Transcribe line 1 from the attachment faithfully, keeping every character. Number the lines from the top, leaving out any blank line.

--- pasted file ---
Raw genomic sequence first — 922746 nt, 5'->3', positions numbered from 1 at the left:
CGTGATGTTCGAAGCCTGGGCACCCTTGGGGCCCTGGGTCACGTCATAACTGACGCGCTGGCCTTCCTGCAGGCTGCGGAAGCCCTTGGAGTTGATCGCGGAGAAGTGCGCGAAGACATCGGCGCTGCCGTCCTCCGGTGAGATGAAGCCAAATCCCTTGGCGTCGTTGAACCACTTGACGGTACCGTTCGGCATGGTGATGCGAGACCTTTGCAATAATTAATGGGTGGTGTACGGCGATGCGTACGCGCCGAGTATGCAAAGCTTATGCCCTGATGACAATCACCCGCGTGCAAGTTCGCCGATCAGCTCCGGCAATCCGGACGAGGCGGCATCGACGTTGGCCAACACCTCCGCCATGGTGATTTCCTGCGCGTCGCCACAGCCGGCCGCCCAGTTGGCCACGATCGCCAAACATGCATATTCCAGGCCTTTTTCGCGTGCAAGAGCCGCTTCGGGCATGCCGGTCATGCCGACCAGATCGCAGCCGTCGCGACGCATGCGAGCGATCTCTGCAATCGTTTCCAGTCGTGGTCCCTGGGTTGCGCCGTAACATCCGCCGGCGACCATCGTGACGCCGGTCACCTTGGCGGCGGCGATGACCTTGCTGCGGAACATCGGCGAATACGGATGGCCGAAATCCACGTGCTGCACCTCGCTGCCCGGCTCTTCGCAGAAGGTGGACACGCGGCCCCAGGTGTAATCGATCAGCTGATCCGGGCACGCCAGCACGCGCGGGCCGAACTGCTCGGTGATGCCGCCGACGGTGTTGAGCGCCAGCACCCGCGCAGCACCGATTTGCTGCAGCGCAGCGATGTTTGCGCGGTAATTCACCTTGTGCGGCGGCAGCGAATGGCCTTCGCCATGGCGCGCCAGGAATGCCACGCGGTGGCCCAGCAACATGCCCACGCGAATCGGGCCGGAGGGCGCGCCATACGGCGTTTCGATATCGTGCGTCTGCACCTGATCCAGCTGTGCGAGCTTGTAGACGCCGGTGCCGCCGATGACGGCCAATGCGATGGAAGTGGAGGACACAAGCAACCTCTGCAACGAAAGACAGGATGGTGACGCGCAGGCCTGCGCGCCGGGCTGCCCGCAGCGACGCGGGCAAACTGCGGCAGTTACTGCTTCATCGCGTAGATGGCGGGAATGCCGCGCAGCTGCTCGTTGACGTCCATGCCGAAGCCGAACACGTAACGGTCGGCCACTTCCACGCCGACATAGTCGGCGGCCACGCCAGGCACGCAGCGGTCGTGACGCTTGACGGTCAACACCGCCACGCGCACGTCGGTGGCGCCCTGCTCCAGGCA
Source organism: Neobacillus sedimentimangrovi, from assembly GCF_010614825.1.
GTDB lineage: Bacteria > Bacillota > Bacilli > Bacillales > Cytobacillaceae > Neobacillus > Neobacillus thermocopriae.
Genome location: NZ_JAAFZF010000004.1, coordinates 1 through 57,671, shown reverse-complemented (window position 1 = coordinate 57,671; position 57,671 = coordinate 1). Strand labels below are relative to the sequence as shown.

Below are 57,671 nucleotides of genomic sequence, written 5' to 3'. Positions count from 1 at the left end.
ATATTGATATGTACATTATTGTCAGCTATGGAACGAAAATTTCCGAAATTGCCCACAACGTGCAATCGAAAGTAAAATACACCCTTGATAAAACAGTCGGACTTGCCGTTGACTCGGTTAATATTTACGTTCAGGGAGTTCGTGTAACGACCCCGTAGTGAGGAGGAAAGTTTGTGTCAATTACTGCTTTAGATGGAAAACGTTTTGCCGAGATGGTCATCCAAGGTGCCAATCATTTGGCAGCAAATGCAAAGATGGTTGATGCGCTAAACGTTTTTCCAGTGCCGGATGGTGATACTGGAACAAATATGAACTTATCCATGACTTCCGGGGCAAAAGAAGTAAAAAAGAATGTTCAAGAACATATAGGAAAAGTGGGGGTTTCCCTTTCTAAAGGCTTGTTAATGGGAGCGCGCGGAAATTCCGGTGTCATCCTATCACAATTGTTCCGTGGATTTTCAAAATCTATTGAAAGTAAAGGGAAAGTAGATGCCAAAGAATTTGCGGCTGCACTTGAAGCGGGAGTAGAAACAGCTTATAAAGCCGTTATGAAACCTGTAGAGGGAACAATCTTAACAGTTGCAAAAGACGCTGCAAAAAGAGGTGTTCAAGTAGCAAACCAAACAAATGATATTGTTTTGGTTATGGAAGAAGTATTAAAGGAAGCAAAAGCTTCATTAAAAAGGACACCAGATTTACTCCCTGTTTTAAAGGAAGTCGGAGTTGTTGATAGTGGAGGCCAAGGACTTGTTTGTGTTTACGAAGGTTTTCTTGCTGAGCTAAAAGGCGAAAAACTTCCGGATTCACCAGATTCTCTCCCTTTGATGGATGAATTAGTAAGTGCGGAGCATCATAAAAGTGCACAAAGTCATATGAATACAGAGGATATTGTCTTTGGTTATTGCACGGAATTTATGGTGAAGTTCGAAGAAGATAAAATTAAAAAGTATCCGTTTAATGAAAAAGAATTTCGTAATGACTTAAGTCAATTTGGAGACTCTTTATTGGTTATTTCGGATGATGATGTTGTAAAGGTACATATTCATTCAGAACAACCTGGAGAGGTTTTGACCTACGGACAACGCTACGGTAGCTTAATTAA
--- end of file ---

Raw genomic sequence first — 922746 nt, 5'->3', positions numbered from 1 at the left: